The concept of engagement marketing resonated with the audience based on the reaction we saw on Twitter and the lively Q&A following the keynote. The simple, yet powerful explanation of engagement marketing struck a chord – the idea is that marketers need to engage customers:

  • As individuals
  • Based on what they do
  • Continuously over time
  • Wherever they are
  • Always directed towards a goal
  • With measurable impact
  • At the speed of digital

2. Data and Insight: Marketers Hungry for the Lessons from Marketing Research

Lessons from Marketing ResearchOne of the most anticipated sessions was delivered by Julian Archer, Research Director from Sirius Decisions. Julian delivered a data-driven, insight-rich presentation on The State of Demand Creation Across Western Europe, which had the audience scribbling frantically (don’t worry, you can request a copy of the deck here)!

Julian shared compelling data and practical examples about sales/marketing alignment, multi-touch analysis, and lead qualification criteria. While there were innumerable insights and takeaways during the session, the unanimous #1 takeaway was that marketers are hungry to take advantage of the quality insights data and analysis provide.

3. Creativity: Still at the Heart of Marketing

Creativity: The heart of marketingClosing the London Roadshow was a hugely popular talk given by Darren Bolton, Executive Creative Director, OgilvyOne dnx. He took the chance to talk passionately about creativity. During Darrens TED-like talk, he invited the audience to explore the very meaning of creativity. He challenged popular beliefs and discussed the importance of fear, curiosity, passion and inspiration. Other important ideas he discussed include:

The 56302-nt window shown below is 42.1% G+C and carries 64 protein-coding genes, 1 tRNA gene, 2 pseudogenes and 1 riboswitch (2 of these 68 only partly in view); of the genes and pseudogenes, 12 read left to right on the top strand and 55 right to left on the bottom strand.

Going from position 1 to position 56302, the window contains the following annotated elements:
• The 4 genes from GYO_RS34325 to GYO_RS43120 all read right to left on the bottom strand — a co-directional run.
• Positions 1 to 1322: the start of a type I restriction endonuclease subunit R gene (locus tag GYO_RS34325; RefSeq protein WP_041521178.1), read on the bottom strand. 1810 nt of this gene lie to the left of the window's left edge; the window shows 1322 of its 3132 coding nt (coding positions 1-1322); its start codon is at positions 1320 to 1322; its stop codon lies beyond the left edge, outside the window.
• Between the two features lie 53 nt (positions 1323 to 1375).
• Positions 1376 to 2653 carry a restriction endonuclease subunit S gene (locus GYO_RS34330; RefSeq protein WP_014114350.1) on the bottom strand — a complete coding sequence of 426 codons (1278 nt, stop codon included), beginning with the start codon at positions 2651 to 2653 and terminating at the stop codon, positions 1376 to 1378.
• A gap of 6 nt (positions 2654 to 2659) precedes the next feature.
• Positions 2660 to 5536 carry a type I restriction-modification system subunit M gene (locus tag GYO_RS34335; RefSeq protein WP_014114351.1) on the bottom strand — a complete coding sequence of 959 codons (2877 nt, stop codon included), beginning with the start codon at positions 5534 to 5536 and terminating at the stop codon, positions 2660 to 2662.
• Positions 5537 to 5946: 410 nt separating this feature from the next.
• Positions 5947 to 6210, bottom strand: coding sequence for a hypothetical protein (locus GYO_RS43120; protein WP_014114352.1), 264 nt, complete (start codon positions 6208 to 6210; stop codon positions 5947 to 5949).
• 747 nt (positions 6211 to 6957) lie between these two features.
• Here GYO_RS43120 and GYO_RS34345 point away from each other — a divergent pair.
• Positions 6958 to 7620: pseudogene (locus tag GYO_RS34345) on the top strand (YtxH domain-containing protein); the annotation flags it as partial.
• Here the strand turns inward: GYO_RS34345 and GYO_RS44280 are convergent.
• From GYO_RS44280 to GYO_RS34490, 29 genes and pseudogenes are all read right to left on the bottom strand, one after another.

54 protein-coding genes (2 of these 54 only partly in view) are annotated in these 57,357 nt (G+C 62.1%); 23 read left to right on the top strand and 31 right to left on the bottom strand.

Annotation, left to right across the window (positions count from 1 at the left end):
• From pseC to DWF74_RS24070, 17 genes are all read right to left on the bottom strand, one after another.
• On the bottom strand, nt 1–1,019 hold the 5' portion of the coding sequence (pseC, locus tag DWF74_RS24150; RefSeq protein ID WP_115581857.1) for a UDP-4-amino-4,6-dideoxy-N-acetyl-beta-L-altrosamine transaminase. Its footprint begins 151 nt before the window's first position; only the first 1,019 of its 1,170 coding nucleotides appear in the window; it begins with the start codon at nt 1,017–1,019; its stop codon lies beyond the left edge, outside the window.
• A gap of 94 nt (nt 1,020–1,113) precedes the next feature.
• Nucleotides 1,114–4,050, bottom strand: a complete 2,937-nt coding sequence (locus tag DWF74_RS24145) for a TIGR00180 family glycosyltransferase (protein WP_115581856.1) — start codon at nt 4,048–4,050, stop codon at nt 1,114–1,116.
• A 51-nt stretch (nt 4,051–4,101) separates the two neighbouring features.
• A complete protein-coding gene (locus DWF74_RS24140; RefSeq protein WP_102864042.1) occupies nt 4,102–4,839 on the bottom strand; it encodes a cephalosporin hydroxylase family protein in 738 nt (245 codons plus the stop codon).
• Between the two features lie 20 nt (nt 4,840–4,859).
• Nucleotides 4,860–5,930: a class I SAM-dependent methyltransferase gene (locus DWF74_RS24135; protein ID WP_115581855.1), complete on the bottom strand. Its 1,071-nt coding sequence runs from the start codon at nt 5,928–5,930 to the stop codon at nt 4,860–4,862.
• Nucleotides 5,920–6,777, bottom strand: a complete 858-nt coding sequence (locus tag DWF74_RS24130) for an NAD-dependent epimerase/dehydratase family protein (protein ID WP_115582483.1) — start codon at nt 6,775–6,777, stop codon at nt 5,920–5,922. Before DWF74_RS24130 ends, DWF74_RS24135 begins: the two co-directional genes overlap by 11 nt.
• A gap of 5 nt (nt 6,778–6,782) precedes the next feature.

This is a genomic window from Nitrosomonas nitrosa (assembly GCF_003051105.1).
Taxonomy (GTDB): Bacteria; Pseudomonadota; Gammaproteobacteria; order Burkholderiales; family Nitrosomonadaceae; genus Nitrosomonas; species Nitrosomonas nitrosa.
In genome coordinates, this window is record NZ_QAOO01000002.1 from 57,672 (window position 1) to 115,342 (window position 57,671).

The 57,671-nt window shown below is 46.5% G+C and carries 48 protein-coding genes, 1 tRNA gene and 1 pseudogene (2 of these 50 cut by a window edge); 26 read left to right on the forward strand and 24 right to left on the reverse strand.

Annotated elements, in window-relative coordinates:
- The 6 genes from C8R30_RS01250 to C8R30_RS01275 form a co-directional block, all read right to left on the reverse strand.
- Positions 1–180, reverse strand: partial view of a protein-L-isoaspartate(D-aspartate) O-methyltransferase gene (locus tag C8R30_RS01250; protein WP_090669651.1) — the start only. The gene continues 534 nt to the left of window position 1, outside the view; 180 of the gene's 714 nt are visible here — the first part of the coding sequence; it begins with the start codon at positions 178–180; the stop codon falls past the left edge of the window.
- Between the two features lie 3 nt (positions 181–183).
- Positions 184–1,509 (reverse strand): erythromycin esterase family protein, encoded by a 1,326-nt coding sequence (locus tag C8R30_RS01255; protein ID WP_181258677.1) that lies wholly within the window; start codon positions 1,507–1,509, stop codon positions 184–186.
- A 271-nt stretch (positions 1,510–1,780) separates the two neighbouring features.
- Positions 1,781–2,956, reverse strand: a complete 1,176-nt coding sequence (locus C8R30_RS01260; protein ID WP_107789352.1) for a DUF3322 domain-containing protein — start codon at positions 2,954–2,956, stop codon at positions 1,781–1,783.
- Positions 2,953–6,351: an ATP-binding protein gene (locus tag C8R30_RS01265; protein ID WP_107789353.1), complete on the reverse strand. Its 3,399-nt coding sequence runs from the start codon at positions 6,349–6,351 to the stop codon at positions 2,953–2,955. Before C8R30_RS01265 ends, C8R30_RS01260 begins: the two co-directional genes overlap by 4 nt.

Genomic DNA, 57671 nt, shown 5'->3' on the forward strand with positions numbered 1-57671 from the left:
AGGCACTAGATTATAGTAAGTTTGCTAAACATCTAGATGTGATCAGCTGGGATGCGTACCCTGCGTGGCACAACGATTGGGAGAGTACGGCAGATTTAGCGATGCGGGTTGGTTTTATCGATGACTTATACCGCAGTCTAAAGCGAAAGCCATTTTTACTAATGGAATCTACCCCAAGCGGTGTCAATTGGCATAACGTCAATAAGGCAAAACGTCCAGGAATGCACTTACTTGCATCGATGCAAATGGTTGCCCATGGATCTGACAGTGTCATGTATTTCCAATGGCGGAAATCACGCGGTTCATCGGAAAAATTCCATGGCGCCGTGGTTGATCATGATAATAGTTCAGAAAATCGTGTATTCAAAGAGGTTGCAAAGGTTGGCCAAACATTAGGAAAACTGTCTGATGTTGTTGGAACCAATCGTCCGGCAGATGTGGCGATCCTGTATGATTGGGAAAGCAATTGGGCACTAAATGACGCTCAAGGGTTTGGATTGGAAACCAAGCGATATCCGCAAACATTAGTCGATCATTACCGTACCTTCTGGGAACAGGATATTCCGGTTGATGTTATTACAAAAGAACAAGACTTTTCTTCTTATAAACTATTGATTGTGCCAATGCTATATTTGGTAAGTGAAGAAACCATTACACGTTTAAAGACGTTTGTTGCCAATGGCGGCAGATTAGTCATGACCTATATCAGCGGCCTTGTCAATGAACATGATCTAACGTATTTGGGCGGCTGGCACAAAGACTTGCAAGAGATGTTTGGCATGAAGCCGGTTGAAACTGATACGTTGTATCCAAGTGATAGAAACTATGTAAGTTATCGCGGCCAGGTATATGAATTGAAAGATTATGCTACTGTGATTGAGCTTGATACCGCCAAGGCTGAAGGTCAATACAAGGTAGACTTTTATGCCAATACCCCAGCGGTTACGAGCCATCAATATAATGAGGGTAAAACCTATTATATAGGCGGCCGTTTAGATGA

• Creativity involves two processes: thinking and producing. Thinking without doing is just being imaginative.
  • Everyone can be creative but only a few choose to be.
  • Curiousity is a vital part of creativity – we should embrace it at all points.
  • Inspiration is everywhere and comes in many, many forms.

Darren’s talk demonstrated that even though marketers are investing in improving their ability to measure and judge their marketing based on data, the art of creativity is still inspiring and sits at the very heart of the marketers psyche. 

4. Innovation: The Marketing Nation Survey

Our overarching theme for the Marketing Nation roadshow series was “Innovation in the Nation”. With that in mind, we surveyed attendees about how they perceive innovation, in the general marketing field and within their own marketing activities. Here are some of the key findings (the full report will be published shortly):

  • Innovation is undeniably important (80% of marketers saying it was important with 44% of them saying it was very important).
  • A deep understanding of your customers and prospects is the #1 driver of marketing innovation, with 46% of respondents saying it precedes and drives things like risk-taking and executive backing.
  • Consumer brands are still generally perceived as being more innovative than B2B brands.
  • If marketers could innovate freely in any area, they would prioritize three things: market research and insight, marketing automation and technology, and multi-channel integrated campaigns.
  • The urge to innovate is being constrained.  Only 1 in 10 (10%) say that a great deal of their organizations marketing is innovative.  The ‘average’ marketer finds her own innovation blocked by a risk averse culture (77% describe their company culture in this way).

That’s a wrap! If you were at the roadshows, we would love to hear from you – please leave your comments below. But the last word comes from our attendees in this video – check it out!

Marketo’s Marketing Nation Roadshow Wrap-Up: European Edition was posted at Marketo Marketing Blog – Best Practices and Thought Leadership. | http://blog.marketo.com